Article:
Taking Notes, Wondering What Happens Next

1

I wrote last month about the first stage of my first serious attempt to revise a first draft. The plan involved reading the draft from top to bottom and taking notes along the way without making any revisions, not at the paragraph, sentence, or word level. (I confess to adding paragraph breaks where they were needed and fixing obvious word choice errors and typos; that’s it.) The point was to see where I was and try to figure out where to go before I start to rewrite.

I’m nearly done (6 pages to go) and starting to suspect that this was probably the easy part.

2

Taking notes is fun. Too fun, perhaps, because the notes are threatening to become the volume of a novel themselves. I’ve been avoiding thinking about what to do when it’s time to read them. I’ll probably end up taking notes about the notes, and then more notes about those, in a never-ending cycle of notes from which I and this manuscript will never emerge. When will I get back to writing?

3

One of the best parts of taking notes is that I get to use my editor brain. I imagine my comments to be those of a great editor, incisive and insightful. I imagine I have ideas that no one else would have, that I can find nuggets of splendour in the pile of rubble that is my first draft. But most of the notes are rambling and wondering and questioning. No great insights, nothing clever or sharp. In fact, the notes are mostly questions.

I can’t stop my writer brain from responding in questions to what my editor brain has to say. It’s eager to please, to have an array of solutions to the problems my editor brain points out, but it doesn’t know the right answer. Neither editor nor writer know the answer yet, because of course that’s not the point. The point at this point is just to ask questions. The answers will come.

4

Being consistent with this practice has been harder than the practice of writing every day. Writing first thing in the morning, especially if you’re not all the way awake, is a special kind of thing. Reading your own work and applying critical thinking skills to it and then taking notes about it is something else. Morning is perhaps not the best time.

It’s strange to think not about forming sentences and paragraphs, but to step back and think about the story. What’s really happening. What should be happening. Does what’s happening make any sense. Instead of focusing on what am I going to write today, I’m thinking how am I going to turn this into a good story.

Many mornings, I give up before I start. When I can’t summon the critical thinking skills, when I have other things to worry about, when I’m at a part of the novel I know will not survive revision. The easiest thing to do with such a mess is to ignore it.

Reading your own writing can be weirdly vulnerable and unnerving. I don’t like being exposed to scrutiny, not even my own. I want to cringe and look away. I get so ashamed of whatever idiot wrote that paragraph or thought up that plot twist a few months ago. Whoever wrote that sentence is clearly full of themselves, braindead, tone-deaf. But it’s useless to think that way. Every morning is practice for standing back and looking full-faced at what is there. Taking it for what it is and dealing with it. Doing it more often can only make it easier, right?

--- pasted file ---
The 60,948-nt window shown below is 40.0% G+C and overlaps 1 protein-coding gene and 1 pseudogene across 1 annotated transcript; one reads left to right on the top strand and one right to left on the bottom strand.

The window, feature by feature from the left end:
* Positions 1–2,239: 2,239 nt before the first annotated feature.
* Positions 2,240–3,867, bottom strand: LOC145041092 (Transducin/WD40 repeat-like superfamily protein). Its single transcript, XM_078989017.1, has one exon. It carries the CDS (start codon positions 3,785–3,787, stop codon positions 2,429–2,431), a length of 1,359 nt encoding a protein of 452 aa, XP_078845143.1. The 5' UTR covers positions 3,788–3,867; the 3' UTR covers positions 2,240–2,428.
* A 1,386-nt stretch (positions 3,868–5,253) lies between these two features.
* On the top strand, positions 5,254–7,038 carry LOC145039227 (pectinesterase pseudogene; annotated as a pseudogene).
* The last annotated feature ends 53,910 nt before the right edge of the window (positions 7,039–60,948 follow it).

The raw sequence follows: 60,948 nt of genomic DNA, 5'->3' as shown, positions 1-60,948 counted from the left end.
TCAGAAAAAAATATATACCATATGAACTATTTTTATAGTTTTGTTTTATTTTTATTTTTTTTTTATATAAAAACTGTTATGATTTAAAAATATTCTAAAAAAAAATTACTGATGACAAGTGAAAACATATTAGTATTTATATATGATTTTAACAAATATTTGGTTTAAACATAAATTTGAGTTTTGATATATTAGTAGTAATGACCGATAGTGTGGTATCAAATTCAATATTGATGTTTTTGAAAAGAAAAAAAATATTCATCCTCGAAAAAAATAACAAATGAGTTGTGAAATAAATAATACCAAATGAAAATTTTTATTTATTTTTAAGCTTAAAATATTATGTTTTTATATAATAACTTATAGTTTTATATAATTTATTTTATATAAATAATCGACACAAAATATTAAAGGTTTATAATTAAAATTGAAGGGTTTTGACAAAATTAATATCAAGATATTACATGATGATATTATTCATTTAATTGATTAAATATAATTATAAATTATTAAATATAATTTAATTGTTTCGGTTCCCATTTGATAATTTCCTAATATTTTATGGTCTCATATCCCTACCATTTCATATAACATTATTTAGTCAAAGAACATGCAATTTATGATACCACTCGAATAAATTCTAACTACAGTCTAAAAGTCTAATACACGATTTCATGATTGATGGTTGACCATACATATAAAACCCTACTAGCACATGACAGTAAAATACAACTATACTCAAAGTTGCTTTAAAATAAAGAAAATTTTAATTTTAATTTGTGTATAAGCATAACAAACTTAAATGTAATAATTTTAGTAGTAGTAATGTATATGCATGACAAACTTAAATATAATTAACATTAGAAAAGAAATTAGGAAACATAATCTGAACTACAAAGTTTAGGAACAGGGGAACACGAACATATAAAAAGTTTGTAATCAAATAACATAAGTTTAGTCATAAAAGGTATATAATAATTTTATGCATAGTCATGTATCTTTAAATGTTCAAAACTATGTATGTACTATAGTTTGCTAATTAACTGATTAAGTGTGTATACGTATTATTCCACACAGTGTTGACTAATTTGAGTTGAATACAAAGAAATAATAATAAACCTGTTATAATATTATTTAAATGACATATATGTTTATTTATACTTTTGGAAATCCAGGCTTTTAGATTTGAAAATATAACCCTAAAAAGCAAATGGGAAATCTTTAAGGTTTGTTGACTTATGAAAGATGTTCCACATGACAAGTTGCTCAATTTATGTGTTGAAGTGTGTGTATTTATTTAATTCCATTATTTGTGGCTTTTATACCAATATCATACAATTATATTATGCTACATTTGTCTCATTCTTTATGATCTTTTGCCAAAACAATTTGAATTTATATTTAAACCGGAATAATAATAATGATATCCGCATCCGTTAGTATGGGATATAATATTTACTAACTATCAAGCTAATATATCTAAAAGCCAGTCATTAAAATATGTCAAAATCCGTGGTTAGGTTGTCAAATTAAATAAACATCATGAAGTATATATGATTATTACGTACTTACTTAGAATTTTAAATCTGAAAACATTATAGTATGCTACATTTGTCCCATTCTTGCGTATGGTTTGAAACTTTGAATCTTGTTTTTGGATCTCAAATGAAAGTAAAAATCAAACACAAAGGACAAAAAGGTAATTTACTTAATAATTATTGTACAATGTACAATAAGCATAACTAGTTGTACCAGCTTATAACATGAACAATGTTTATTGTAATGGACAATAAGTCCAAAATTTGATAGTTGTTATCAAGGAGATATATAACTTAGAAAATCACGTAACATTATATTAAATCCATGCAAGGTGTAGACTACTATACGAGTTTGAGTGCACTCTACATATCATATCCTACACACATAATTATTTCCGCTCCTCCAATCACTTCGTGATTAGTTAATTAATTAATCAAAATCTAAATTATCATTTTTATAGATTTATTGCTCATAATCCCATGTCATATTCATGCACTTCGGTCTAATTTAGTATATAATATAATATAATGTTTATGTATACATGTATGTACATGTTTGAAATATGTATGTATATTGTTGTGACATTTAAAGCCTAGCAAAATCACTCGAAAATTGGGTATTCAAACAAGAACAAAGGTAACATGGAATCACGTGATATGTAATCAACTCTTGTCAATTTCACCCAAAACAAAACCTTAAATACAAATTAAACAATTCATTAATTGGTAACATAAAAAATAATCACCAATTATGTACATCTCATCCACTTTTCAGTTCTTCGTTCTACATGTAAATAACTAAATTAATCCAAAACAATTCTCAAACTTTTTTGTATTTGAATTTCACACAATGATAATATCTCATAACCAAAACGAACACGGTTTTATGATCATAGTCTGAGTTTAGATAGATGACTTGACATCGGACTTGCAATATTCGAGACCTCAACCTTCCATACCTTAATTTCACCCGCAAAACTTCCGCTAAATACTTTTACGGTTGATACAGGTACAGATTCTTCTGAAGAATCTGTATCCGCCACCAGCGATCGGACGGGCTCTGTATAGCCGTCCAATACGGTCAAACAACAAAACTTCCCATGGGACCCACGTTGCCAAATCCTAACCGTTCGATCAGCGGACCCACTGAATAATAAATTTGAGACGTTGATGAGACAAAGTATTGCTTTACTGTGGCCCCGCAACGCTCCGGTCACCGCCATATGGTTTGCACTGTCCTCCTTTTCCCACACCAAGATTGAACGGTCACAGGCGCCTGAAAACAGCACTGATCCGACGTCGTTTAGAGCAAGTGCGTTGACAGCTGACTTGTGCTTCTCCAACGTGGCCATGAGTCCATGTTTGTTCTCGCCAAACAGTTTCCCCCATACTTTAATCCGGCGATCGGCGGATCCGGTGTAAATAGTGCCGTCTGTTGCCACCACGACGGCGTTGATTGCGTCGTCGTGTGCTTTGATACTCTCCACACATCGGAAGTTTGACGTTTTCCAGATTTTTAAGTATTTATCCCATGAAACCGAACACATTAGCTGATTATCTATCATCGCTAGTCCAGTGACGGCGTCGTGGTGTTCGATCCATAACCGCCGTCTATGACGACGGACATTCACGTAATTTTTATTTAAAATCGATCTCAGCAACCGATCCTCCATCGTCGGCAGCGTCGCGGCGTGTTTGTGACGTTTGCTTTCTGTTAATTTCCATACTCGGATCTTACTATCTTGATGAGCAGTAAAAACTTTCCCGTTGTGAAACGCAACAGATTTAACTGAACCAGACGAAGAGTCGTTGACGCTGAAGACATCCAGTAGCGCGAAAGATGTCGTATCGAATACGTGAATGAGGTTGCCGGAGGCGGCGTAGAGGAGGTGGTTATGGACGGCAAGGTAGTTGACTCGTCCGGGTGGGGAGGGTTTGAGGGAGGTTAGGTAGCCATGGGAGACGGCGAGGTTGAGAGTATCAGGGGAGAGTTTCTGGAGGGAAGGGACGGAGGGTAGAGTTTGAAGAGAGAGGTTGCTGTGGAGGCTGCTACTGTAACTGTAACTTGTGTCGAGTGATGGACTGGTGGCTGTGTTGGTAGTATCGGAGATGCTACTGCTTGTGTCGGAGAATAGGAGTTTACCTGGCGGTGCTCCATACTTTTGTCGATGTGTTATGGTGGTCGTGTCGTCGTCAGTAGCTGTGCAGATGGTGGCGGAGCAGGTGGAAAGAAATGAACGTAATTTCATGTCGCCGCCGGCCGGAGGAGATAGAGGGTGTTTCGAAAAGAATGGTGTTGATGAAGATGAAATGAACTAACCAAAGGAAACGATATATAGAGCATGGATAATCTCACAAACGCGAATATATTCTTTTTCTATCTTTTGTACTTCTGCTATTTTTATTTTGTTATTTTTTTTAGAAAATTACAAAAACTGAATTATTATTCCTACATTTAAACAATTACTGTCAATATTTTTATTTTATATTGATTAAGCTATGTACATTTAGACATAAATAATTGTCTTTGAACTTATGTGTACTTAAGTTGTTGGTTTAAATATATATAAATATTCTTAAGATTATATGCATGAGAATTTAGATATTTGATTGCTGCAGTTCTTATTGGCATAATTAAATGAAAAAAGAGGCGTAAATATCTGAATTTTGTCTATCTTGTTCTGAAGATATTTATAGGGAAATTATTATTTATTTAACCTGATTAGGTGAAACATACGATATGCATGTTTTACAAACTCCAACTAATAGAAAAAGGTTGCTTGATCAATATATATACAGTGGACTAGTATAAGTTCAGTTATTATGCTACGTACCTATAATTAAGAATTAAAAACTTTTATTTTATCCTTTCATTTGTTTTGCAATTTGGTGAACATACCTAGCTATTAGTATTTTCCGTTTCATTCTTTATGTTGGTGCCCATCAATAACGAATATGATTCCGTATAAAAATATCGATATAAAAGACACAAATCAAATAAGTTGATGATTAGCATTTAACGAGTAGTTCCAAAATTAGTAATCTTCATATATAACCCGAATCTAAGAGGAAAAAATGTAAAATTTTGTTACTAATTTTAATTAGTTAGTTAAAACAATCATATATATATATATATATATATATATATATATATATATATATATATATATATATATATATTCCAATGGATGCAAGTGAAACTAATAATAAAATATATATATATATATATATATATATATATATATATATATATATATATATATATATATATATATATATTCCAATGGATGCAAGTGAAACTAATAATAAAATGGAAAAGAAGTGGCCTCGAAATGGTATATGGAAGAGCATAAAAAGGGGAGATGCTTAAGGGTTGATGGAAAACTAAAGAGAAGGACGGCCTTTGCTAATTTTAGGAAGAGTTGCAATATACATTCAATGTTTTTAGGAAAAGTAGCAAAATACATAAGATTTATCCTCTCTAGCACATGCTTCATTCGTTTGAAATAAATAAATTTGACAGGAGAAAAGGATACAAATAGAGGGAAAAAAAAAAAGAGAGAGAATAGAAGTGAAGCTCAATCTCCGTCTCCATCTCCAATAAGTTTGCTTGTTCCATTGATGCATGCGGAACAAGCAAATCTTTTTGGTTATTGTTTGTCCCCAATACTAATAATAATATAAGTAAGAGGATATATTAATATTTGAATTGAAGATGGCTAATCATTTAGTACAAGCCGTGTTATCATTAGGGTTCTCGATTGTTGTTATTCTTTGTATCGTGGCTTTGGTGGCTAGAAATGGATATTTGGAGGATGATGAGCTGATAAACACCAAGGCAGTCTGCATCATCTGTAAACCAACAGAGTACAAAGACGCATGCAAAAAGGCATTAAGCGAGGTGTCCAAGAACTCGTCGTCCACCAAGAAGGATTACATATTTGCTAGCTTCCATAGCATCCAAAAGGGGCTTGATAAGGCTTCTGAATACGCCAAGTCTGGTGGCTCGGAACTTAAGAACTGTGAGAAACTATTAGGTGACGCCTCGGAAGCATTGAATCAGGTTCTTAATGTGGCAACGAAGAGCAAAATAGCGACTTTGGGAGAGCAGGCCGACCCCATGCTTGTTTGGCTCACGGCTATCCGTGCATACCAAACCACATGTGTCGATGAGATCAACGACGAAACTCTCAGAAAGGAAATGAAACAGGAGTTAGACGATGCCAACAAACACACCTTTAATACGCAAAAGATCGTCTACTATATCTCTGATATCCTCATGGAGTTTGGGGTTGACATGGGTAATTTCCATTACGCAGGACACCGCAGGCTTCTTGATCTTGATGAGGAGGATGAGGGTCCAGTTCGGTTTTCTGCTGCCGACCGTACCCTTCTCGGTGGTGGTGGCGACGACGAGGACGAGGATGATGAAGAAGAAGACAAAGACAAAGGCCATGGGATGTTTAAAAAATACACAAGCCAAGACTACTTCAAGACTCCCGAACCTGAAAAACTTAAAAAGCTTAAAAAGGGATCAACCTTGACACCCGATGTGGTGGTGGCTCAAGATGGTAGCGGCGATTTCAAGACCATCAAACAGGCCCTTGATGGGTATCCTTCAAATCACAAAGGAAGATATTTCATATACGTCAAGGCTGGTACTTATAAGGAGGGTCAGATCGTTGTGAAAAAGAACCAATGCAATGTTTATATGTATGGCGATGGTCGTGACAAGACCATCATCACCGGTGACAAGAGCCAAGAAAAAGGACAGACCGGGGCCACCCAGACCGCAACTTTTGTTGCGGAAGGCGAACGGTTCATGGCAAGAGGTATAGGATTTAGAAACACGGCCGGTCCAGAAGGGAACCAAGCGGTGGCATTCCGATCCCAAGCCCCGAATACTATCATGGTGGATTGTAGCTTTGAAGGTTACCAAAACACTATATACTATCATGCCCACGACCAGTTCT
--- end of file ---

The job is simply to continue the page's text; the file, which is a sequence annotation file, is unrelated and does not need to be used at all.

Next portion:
5

I know my story, or what my story might be, so much better now. I think I know what I want to say, but I don’t want to focus on that part. I need to focus not on what I’m saying but on what the characters are doing. What action makes sense? Where are the conflicts and how are they resolved? I think too much about what things mean. I want to focus on the concrete things that happen because of what things mean.

6

Perhaps I’ll do something like Olivia Laing’s serial killer wall or a subway map or some other method that’s probably less effective than it is evidence of an unhealthy obsession with office supplies. Something that makes me feel like a detective with some serious crimes to solve or a tourist with some serious sights to see or my mom with serious errands to run on a Saturday morning.

Before I start rewriting anything, I need to do more work. The notes aren’t enough. I need an outline. Something complicated and layered and scalable, to make sense of this jumble of ideas. I need a frame that can adapt to what I need it to be, that will remain strong enough as I build on top of it, remove pieces beneath it, and replace everything that hangs upon it.

So, index cards. Maybe another spreadsheet first. I’m not trying to do anything innovative with the story structure. The plot isn’t supposed to be complicated. But figuring out the mechanics is something I’ve never been good at, and it’s something I want to do better. I’m trying to follow the rules, but I also want to be able to feel my way through it, the way I’ve always done. It still needs to feel right.

7

I’m trying to remember that none of this writing is really me. It’s just a story, just a bunch of words I put together, and every time I look at it is an opportunity to make it better. But it’s not me that’s getting better; it’s the story getting better.

Every morning is darker than the last, and it’s only going to get worse. I’m trying to imagine how I might deal with index cards on the couch under a blanket on these dark autumnal mornings, with just the floor lamp nearby for light. Maybe it’s time to get beyond the couch. Maybe it’s time to migrate to the dining room table.